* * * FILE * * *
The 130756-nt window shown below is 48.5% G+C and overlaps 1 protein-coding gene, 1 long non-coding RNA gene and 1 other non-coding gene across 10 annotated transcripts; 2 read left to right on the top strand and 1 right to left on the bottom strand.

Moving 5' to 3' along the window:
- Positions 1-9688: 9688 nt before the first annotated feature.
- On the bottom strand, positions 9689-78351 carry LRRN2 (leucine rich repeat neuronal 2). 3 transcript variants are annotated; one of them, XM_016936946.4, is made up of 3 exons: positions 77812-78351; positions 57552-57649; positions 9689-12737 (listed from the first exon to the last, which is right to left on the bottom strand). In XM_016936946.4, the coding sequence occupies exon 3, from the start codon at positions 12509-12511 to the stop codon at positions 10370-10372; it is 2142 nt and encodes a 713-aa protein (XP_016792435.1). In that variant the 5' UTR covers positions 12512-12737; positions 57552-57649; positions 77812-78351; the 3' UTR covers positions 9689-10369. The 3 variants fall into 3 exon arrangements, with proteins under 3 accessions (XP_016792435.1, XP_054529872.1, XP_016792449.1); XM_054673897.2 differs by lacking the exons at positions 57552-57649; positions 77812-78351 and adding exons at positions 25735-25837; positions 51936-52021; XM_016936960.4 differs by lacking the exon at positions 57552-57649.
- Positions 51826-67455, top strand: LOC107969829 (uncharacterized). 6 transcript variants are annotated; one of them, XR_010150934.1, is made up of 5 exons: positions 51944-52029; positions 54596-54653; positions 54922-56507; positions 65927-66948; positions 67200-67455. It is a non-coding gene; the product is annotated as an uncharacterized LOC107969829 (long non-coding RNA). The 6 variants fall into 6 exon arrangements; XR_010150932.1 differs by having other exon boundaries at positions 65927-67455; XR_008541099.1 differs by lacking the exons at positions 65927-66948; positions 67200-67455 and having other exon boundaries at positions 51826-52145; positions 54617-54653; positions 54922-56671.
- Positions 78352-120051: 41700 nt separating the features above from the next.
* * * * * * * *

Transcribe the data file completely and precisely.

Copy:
The 130756-nt window shown below is 48.5% G+C and overlaps 1 protein-coding gene, 1 long non-coding RNA gene and 1 other non-coding gene across 10 annotated transcripts; 2 read left to right on the top strand and 1 right to left on the bottom strand.

Moving 5' to 3' along the window:
- Positions 1-9688: 9688 nt before the first annotated feature.
- On the bottom strand, positions 9689-78351 carry LRRN2 (leucine rich repeat neuronal 2). 3 transcript variants are annotated; one of them, XM_016936946.4, is made up of 3 exons: positions 77812-78351; positions 57552-57649; positions 9689-12737 (listed from the first exon to the last, which is right to left on the bottom strand). In XM_016936946.4, the coding sequence occupies exon 3, from the start codon at positions 12509-12511 to the stop codon at positions 10370-10372; it is 2142 nt and encodes a 713-aa protein (XP_016792435.1). In that variant the 5' UTR covers positions 12512-12737; positions 57552-57649; positions 77812-78351; the 3' UTR covers positions 9689-10369. The 3 variants fall into 3 exon arrangements, with proteins under 3 accessions (XP_016792435.1, XP_054529872.1, XP_016792449.1); XM_054673897.2 differs by lacking the exons at positions 57552-57649; positions 77812-78351 and adding exons at positions 25735-25837; positions 51936-52021; XM_016936960.4 differs by lacking the exon at positions 57552-57649.
- Positions 51826-67455, top strand: LOC107969829 (uncharacterized). 6 transcript variants are annotated; one of them, XR_010150934.1, is made up of 5 exons: positions 51944-52029; positions 54596-54653; positions 54922-56507; positions 65927-66948; positions 67200-67455. It is a non-coding gene; the product is annotated as an uncharacterized LOC107969829 (long non-coding RNA). The 6 variants fall into 6 exon arrangements; XR_010150932.1 differs by having other exon boundaries at positions 65927-67455; XR_008541099.1 differs by lacking the exons at positions 65927-66948; positions 67200-67455 and having other exon boundaries at positions 51826-52145; positions 54617-54653; positions 54922-56671.
- Positions 78352-120051: 41700 nt separating the features above from the next.